Digitalization’s and business strategy becomes more and more complicated.
I have been working with digitization and change management for the past 15 years, I see increasingly more and more corporate boards and senior executives lag behind in terms of the technological shift that we are engaged in.
Leading companies will not survive technological change. They see change coming, but cannot handle it in a good way. We are talking about large corporations, such as Nokia, did not survive when the smartphone came, Kodak when digital cameras came on the market etc. Digitalization has come to stay and it is going to change most of our future more than what we can imagine.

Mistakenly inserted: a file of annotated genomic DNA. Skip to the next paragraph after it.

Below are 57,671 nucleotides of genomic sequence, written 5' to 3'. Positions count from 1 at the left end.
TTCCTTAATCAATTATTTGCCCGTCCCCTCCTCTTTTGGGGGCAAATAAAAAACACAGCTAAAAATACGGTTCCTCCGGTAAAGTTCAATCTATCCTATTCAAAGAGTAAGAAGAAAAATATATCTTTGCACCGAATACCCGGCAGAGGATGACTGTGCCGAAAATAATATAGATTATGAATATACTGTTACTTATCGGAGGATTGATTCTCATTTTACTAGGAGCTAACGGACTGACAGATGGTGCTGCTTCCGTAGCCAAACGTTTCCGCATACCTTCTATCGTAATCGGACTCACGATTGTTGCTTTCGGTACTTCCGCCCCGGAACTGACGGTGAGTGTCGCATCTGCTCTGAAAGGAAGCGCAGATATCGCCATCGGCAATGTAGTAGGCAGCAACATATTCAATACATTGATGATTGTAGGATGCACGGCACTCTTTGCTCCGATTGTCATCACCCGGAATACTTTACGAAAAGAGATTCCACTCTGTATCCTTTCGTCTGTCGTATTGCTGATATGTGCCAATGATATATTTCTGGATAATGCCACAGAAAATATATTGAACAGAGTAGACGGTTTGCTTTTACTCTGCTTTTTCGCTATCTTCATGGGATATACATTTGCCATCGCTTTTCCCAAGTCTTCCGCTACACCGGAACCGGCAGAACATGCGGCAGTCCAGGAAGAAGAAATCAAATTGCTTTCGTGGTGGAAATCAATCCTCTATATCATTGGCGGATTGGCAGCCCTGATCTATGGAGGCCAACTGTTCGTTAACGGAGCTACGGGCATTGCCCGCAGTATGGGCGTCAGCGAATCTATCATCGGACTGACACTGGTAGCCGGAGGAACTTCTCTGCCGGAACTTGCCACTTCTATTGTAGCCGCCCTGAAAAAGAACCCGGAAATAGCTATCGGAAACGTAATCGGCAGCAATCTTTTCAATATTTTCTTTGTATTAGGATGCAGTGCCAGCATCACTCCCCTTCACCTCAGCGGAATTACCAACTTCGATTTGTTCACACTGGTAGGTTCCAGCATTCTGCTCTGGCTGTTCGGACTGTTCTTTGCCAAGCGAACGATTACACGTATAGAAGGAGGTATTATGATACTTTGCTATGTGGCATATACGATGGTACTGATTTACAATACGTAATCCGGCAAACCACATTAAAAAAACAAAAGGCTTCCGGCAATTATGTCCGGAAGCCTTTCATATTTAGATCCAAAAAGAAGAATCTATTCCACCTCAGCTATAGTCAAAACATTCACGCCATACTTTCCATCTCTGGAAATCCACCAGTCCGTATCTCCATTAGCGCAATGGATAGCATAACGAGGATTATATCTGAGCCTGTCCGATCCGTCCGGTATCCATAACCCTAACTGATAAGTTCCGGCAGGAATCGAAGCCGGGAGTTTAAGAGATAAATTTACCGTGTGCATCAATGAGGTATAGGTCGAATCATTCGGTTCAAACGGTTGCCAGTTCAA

As change consultant, I see that there is a greater distance between IT departments and senior management. Often, I see that key business processes and decision support systems do not interact. Quite often I see the organization’s business strategy is rooted in a holistic enterprise architecture, which create many loose ends and small efficiency and utilization of the potential. This is primarily due to lack of expertise on the board level and senior management level.